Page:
"It was disappointing to lose by one run, but I got over it pretty quick afterwards because never did I think we'd be able to win from the position we were in.
"It's not as though we had the game won and then lost it; we were always up against it from where we were coming from."
The 16-year-old was fielding at mid-wicket where the final ball was hit to.
"I thought there was a fair chance the ball could be coming to me because if you're needing to hit a four mid-wicket is probably where you're looking.
"When I saw it coming out my way I was just hoping it wasn't coming at pace. Luckily it wasn't coming very fast and I was able to get it back in to Miggy with an underarm and he took the bails off."
Wicket-keeper who left his end on the final ball to instead go and back-up Podosky at the bowler's end, leaving the stumps at the batting end without protection had Donegan thrown to that end.
"I was 99 per cent sure that once Harry got the ball he was going to throw to Miggy's end and not mine. Because everyone was on the boundary and Harry being only 16, I didn't know whether he was going to throw it in full pelt to Miggy and it may have gone over his head or anything like that to cause an overthrow for them to win the game.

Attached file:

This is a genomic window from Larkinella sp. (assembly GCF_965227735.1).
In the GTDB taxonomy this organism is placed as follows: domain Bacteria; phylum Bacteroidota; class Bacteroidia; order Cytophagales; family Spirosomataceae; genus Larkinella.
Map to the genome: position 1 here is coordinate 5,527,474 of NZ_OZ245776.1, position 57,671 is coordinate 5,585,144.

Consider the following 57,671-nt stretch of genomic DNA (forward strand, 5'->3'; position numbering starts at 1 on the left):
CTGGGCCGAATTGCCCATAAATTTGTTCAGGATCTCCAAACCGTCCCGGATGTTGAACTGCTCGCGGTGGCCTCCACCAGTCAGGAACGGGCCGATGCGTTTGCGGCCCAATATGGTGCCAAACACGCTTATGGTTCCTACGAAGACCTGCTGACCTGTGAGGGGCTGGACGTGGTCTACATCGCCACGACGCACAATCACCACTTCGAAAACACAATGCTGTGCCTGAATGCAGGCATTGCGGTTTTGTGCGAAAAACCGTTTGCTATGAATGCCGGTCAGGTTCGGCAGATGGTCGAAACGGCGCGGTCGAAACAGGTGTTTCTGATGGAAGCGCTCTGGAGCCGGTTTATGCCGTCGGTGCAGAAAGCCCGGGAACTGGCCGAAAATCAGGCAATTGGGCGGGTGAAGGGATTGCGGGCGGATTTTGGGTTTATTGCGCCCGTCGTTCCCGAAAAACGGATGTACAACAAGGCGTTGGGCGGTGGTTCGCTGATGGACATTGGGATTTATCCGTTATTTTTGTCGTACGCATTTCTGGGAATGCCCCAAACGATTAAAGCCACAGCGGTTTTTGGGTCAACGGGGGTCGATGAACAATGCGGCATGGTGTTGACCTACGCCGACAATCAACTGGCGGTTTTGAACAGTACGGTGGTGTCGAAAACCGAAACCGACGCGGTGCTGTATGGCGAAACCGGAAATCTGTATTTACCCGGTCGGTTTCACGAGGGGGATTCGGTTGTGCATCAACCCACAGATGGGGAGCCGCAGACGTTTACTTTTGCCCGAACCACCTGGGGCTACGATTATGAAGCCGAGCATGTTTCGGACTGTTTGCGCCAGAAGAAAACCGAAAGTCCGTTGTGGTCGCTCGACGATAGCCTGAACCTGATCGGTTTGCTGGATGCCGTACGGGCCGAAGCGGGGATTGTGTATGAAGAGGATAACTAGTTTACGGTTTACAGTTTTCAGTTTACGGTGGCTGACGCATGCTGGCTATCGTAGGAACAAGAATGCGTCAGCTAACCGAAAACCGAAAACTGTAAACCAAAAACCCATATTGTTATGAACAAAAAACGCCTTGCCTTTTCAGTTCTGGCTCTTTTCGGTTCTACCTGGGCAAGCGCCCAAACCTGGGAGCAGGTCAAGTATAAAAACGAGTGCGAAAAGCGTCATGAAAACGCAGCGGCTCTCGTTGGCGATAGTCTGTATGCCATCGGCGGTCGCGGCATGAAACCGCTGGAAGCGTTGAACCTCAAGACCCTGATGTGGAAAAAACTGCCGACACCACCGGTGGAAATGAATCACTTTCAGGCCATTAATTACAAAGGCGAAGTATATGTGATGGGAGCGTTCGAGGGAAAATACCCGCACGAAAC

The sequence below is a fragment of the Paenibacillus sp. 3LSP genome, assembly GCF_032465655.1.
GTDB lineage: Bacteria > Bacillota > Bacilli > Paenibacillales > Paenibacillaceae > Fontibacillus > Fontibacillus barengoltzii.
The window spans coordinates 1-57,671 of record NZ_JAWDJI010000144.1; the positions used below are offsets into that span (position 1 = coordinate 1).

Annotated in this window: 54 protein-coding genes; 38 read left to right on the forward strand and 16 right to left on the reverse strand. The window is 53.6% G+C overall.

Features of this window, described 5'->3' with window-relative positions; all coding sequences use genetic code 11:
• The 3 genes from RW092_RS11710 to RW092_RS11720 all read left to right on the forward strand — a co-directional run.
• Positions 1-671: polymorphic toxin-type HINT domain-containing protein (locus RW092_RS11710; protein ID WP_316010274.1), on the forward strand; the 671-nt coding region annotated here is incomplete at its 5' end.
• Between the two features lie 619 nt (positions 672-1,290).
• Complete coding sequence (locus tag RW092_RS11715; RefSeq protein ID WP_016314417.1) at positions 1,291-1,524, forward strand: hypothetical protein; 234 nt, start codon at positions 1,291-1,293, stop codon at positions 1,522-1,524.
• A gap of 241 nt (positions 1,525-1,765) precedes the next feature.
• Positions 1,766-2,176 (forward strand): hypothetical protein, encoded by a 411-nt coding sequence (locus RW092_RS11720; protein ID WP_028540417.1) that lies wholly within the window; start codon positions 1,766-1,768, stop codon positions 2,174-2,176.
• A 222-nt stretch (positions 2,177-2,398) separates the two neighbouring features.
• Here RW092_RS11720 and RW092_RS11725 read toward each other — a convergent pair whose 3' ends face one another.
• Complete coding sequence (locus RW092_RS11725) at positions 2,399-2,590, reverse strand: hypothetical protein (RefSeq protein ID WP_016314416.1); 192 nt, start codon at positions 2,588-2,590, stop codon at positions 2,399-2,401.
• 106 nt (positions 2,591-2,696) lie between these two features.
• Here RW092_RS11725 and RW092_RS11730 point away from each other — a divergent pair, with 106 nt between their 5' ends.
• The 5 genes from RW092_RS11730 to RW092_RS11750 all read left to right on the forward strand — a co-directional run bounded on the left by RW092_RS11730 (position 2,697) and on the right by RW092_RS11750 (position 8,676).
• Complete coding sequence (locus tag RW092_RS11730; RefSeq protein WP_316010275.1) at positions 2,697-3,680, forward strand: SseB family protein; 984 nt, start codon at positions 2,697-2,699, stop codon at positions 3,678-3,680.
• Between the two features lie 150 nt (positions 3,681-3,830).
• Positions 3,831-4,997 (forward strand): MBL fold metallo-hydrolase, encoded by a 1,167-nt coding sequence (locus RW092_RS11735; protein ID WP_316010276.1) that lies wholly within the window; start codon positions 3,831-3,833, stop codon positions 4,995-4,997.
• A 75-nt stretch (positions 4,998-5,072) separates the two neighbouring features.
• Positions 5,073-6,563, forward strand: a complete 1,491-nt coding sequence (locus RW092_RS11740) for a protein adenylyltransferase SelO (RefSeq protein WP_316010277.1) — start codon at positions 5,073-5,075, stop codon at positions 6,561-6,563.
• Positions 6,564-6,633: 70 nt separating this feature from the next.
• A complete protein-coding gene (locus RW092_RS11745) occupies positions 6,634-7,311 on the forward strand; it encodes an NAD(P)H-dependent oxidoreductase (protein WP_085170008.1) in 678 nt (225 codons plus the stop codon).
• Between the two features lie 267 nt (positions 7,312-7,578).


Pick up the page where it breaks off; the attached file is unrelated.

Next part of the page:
"Someone needed to be backing up, so I left my post to back Miggy up and Harry remained really calm under pressure. He under-armed it back into Miggy, so luckily, I wasn't needed.
"But if someone else had been backing up I obviously would have stayed at the stumps up my end."
Captain of the Redbacks.
"I remember thinking during Jake and Ryan's partnership how hard they were too stop because they were committed to run and we had our blokes out on the boundary.
"In those last overs there was plenty going through my mind in terms of where do I want the field, who do I want to bowl next and it wasn't until that last over started that I probably realised just how tight it was getting.
"I started thinking about what happens if it's a tie and who wins, so there was a fair bit going on. I remember just being unbelievably relieved and exhausted at the end of the game.